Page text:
Police find WWI Soldier’s Family through Twitter

On May 27, 1915, a French soldier wrote a letter to his friend Jean Audriffen. In the letter, Sergeant Jean Soulagnes requested that his friend tell his family and fiancee if he died on the front lines.

Twelve days later, Soulagnes was killed while fighting in the Battle of Hebuterne, a part of the Somme offensive.

Police discovered the letter during a search after a burglary. They turned to social media to find Soulagnes’ family and found a great-grandnephew, Stephane Drouhot.

Drouhot appeared at a ceremony with his daughter, Clara, to receive the letter. He said that he had been stunned when he first received word from the police that they had discovered the note.

Drouhot said that the maternal side of his family had many members who died because of the war or sickness during that time. Drouhot and his children are the last to continue Soulagnes’ family.

French poilus (soldiers) posing in a trench, 16 June 1917.
French poilus (soldiers) posing in a trench, 16 June 1917.

The police uncovered the letter during their search after a burglary and were unsure of how to return it to the deceased soldier’s family. They turned to Twitter and tweeted the information about Soulagnes. Hundreds of people joined in the search and helped the officials find Drouhot.

Arnaud Louis is a spokesperson for the Bouches-du-Rhone public security department. He said amateur genealogists joined in the search after the tweet and led police to Soulagnes’ descendants.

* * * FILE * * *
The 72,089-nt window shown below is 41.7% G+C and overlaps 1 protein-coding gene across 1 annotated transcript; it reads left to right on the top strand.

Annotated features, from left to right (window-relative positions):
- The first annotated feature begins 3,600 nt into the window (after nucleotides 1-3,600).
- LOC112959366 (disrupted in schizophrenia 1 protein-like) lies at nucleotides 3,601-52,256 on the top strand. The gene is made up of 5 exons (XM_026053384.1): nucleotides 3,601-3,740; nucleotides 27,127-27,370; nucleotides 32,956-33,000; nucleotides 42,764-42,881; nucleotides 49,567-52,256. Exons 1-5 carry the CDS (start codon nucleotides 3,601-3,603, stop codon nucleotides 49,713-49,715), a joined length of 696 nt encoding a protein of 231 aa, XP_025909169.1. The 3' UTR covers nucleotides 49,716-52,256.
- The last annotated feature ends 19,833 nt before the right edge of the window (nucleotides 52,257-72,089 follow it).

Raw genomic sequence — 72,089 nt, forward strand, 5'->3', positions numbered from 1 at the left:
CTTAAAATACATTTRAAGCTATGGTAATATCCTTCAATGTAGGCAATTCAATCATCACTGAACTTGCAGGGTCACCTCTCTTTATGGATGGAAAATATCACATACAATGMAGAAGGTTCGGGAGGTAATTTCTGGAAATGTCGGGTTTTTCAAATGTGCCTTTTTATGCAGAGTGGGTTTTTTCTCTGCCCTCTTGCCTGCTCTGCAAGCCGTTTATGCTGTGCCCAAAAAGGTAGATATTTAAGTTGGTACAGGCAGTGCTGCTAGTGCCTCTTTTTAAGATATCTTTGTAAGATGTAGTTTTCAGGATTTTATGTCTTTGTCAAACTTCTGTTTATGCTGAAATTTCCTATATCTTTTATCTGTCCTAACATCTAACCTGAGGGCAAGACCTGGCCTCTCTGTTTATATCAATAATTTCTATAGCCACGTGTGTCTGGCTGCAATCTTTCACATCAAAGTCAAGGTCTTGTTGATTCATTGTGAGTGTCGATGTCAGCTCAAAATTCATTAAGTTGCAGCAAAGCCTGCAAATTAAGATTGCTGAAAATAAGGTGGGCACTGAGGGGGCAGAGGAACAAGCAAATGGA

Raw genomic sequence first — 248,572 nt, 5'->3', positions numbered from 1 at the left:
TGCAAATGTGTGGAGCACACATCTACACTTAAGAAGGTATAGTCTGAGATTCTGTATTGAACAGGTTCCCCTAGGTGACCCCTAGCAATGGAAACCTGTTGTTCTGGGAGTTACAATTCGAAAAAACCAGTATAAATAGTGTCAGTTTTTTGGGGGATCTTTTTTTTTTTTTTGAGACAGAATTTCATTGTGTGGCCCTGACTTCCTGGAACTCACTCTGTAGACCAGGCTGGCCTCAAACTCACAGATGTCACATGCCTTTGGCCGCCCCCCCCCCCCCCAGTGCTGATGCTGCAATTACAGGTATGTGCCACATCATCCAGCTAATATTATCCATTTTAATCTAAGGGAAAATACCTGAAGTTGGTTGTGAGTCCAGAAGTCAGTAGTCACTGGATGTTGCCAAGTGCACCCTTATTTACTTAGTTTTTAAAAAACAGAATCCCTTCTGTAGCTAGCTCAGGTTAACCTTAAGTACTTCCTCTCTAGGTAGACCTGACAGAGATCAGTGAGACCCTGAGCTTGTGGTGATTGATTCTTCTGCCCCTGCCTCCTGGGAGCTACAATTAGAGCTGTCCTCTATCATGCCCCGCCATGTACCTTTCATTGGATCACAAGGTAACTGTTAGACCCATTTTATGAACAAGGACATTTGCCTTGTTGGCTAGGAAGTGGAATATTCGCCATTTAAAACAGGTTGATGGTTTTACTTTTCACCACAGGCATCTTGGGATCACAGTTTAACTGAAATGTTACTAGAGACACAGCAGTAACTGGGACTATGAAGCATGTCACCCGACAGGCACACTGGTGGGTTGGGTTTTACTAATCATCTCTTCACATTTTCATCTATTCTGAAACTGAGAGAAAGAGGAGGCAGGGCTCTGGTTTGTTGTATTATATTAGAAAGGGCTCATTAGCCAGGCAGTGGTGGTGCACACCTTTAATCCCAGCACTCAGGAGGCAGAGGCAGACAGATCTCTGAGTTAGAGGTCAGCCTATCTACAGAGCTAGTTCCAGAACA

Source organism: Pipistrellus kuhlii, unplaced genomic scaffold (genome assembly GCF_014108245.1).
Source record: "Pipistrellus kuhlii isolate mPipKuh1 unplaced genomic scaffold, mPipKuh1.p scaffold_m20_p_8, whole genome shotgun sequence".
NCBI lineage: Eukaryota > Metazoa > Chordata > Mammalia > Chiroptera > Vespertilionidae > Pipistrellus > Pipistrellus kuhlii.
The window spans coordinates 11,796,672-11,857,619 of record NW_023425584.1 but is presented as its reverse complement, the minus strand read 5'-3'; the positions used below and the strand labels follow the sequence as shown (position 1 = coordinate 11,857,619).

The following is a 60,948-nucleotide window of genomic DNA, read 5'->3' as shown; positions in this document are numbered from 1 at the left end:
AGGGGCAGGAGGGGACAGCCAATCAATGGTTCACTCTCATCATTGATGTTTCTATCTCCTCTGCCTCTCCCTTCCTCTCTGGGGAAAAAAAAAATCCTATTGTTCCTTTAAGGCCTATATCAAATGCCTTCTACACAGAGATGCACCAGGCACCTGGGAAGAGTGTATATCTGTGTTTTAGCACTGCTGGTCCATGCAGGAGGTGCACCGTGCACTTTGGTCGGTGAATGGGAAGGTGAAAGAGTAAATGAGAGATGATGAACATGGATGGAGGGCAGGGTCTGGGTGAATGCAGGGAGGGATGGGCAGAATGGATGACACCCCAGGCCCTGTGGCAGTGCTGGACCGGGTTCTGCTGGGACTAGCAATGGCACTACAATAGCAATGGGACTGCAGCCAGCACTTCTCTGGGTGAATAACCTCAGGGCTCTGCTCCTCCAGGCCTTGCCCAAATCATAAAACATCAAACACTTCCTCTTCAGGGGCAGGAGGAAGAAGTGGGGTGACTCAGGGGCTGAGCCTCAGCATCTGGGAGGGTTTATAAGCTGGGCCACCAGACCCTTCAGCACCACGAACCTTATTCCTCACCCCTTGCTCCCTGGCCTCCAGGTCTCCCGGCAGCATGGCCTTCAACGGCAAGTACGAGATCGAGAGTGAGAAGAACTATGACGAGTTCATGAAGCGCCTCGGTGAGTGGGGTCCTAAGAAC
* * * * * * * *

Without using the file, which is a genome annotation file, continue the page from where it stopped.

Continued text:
Soulagnes wrote the letter just two hours before he shipped out “for an uncertain destination where big things would happen.”

French soldiers were known as ‘Poilus’ or ‘hairy ones’ because of their youth, virility, and courage.

In the letter, he implores his “only friend”  to not“refuse the painful service” and break the bad news to his loved ones if he died in battle.

In 1915, German forces were busy building to reinforce their positions on the front and second lines through the Ancre River valley from Monchy-au-Bois to the Somme river. As part of their efforts, the German army heavily reinforced the La Touvent Farm near Hebuterne.

French soldiers during WWI.
French soldiers during WWI.

The French Second Army made an attack on the farm and succeeded in capturing it – at a loss of 1,700 French soldiers killed and over 8,500 injured. The Germans, by contrast, suffered 900 men killed, wounded or taken prisoner.

The event occurred near the beginning of the Battle of the Somme, one of the bloodiest battles ever fought. On the first day of fighting, the British army alone received over 57,000 casualties. By the end of the battle, over 1.5 million men were dead.

It was the first major offensive by the British in the war and saw an improvement in British tactics. In the beginning, the French were the ones making the greatest advances and suffered the fewest losses of the two Allies.

Much of the battle was fought in trenches. It was an expensive way to learn the new style of fighting, but in the end, it led to a weakened German army which inevitably led to the Allied victory in WWI.

The threat from the German army had motivated the French to increase their conscription age to 45 to increase their ranks to over 3 million men. Most of those men were deployed within France to hold off the German invasion. The increased use of machine guns, armored cars, and tanks reduced the number of men serving in the infantry but also decreased the life expectancy of those soldiers.

By the end of the war, over 8 million men had served in the French military. Of those men, over 1 million were killed with a further 3 million injured.

Ian Harvey

Ian Harvey is one of the authors writing for WAR HISTORY ONLINE